Diary: Fergal Keane
I don't take well to immobility. My nature is too restless. But here in my bed in the Ulster Hospital in east Belfast I am becalmed. There is nothing too seriously wrong but an ailment substantial enough to warrant confinement for a week.
It has been 36 years since I last lay in a hospital bed. That was in Jervis Street one hot summer in the early 1980s. I had a broken ankle and lay in a ward full of old men who had - in Paddy Kavanagh's phrase - "fallen in love with death".
There was a double amputee who harangued the nurses for their perceived failures (they were living saints every one, but could not satisfy our angry friend) and a long-term patient who had been transferred from Grangegorman psychiatric hospital and prayed loudly into the night. Long into the night. I felt as if I would never escape. The nurses opened the windows to relieve the heat. In came the noise of buses, trucks, street traders, seagulls.
I remember that summer in Dublin and my longing to break free, to be out and across the river and heading down the quays to Heuston Station and the train south, free to roll across the Midlands and into the Golden Vale to Cork. I had never quite made my peace with Dublin. It was the city of my childhood but a place febrile with ghosts where I was always conscious of the echo of troubled ancestral voices.
All of that came back last week. I had gone to Belfast to accept a prize and before the night was out found myself sitting in A&E with a swollen leg and a sinking feeling that I would not leave the premises for some days. An old man lay groaning on a bed "crucified", as he put it, with arthritis, with his hands shaking because of some deeper, more ominous affliction. There was a young couple with a wheezing baby, a girl pale and shivering and folded inwards away from the world, lost in some private misery, and all the time, through the hours after midnight the methodical business of the hospital went on. Patients were called, assessed, placed in order of medical importance, reassured, taken care of.
I was in a bed by 3am and in the care of the best people you could hope to find: nurses from the Newtownards Road, Fermanagh and the Philippines, support staff from Slovakia and Bangor and Kerala. The doctors were all young and friendly and willing to answer questions.
Do you remember the consultants of old? That secret society of the patrician and the aloof, from whom fragments of information were extracted under extreme duress. This past week I have experienced the very best of a public health service. Long may it last.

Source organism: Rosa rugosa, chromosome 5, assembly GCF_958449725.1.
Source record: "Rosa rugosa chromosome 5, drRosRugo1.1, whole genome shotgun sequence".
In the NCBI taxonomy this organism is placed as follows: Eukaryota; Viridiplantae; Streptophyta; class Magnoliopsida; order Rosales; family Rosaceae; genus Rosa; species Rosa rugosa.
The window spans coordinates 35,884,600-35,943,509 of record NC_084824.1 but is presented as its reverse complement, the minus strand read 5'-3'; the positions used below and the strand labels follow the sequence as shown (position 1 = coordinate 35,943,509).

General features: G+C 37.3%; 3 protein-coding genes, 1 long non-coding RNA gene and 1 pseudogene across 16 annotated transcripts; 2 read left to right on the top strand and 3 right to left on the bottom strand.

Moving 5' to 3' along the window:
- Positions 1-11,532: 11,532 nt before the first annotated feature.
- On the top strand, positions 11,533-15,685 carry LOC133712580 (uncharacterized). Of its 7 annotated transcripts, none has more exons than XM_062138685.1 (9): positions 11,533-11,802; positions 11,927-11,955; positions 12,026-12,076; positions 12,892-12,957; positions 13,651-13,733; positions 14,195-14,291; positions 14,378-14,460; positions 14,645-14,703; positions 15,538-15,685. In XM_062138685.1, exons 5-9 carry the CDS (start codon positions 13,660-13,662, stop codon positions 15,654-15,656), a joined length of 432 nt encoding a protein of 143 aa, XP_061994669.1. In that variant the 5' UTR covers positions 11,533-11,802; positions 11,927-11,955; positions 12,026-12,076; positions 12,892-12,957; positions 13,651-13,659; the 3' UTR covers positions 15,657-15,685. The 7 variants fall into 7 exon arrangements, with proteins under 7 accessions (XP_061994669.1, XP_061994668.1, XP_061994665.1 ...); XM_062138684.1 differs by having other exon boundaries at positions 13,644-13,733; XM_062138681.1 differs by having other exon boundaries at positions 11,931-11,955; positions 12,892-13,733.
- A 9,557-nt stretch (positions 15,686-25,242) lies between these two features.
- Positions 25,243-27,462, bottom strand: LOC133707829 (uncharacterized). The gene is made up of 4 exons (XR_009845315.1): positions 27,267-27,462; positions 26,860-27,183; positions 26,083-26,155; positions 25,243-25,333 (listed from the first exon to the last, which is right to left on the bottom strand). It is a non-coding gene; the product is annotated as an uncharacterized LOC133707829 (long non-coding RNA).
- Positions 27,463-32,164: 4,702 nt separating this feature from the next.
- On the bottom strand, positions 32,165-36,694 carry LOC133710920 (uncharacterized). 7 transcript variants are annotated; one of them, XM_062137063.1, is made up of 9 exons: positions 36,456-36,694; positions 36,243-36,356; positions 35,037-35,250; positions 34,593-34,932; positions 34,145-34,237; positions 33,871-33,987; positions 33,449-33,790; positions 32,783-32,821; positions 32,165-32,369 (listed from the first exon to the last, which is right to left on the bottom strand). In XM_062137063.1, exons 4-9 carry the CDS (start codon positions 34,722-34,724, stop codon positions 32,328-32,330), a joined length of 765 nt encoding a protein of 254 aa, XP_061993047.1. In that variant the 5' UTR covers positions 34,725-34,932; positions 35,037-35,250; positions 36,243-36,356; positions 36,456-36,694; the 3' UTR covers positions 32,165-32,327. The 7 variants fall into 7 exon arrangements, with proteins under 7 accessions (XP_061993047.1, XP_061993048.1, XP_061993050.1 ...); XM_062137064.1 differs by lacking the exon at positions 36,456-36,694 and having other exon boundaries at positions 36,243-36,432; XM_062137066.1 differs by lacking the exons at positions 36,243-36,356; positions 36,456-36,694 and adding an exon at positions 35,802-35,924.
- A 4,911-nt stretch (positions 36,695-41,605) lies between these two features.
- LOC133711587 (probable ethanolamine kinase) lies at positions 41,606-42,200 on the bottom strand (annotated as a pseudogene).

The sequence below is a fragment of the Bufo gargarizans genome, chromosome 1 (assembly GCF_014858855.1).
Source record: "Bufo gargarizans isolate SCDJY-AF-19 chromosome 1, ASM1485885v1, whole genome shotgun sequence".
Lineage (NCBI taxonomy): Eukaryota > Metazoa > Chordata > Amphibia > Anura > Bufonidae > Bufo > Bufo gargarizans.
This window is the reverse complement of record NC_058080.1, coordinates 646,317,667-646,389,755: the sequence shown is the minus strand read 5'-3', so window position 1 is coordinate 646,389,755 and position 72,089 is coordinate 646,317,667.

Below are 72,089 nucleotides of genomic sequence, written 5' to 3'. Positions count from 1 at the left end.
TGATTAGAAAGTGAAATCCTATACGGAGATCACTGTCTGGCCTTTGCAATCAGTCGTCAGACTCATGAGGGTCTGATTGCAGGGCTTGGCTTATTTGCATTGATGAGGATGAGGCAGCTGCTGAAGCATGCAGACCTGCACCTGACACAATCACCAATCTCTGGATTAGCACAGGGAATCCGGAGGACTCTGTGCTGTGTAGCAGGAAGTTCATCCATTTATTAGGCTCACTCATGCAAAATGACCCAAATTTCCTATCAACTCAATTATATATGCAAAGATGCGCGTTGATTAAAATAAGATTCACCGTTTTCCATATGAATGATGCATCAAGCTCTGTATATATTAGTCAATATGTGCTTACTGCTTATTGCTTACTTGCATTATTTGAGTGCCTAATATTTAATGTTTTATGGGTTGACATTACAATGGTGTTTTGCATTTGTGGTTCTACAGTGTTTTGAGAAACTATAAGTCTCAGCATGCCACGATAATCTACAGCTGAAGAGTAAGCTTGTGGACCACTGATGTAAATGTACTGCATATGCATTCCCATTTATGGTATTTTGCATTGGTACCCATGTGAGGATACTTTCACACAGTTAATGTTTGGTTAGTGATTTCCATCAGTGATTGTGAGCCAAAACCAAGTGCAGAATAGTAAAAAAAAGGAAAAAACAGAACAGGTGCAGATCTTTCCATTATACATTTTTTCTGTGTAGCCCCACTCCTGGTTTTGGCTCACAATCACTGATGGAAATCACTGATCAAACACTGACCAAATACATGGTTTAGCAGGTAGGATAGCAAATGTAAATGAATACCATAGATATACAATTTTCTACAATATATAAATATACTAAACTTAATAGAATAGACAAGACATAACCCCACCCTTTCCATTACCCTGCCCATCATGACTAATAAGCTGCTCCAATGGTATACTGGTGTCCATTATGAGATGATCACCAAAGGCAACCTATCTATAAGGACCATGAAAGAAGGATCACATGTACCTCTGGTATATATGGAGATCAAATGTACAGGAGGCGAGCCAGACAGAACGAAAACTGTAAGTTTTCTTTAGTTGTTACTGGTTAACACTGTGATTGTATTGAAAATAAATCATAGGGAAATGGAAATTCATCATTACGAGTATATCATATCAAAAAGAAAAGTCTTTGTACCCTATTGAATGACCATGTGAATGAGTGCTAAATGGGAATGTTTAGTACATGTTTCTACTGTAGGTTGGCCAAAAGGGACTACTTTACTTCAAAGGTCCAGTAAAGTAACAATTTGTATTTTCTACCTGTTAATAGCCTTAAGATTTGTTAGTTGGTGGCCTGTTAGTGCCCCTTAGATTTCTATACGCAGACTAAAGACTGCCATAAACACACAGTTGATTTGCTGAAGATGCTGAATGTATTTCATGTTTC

No matter how benevolent were my hosts they could not assuage the tedium of confinement. But here is where an old association saved the day. Several days. Back when I first came North, the year before the signing of the Anglo-Irish Agreement in 1985, I made the acquaintance of a taxi driver by the name of Ken Kelly. Ken was an east Belfast Protestant who drove me to every corner of the north, blagging his way past loyalist checkpoints and deep into republican west Belfast on days when many other taxi drivers stayed at home for fear of hijacking or worse. He was the first Ulster Protestant I would befriend and through him I escaped the trap of seeing those northern brothers of ours entirely through a narrow prism of bowler-hatted bigotry. Ken was irreverent. He cursed all sides. He scorned the absurdities of tribal politics. By instinct, he was a dealmaker and wasn't bothered what flag you flew. I left the North for distant places at the beginning of the 1990s. But Ken stayed in touch. He was a better friend than I was. He had consistency.
When I think of what made the Good Friday Agreement happen the larger-than-life figure of Ken Kelly always comes into mind. Beyond the high and low politics there were the thousands of citizens like Ken who stayed the course in the North, the great 'middle' tribe of the civilised without whose generosity and faith the peace would never have been made.
Ken pitched up at my bedside in Dundonald last week. We laughed so much my aching body rebelled. He told the story of the time he took a woman on a date to the Lion Park in Portrush - a long-lost attraction of the Troubles era - and one of the beasts bit the tyre on his car, leaving him trapped, surrounded by the ravening beasts until they were driven off by the stone-throwing yokels who ran the park.
Ken was there to pick me up yesterday when I was discharged. He drove me down the Ormeau Road where I had once listened to the rattle of helicopters and Orange drums in the marching season and covered sectarian murder and riots.
But the confessional geography had altered beyond my imagining. New arrivals from China, Eastern Europe and Africa had opened shops and small businesses. I had come out of hospital hobbling on a crutch, feeling a bit worn and forlorn. There will be more of this, I thought, as the years progress. The old man shaking in A&E came back to mind.
But now, out in the air and sunlight of a new Belfast and laughing with Ken I could indulge my lifelong talent for avoiding the harsher truths. It is easy in the company of a great friend. To hell with my ailments, I thought. I'll hobble to hell and back if I need to. And I will do it smiling.
Fergal Keane, a BBC Special Correspondent, was awarded the Christopher Ewart-Biggs Memorial Prize for his book Wounds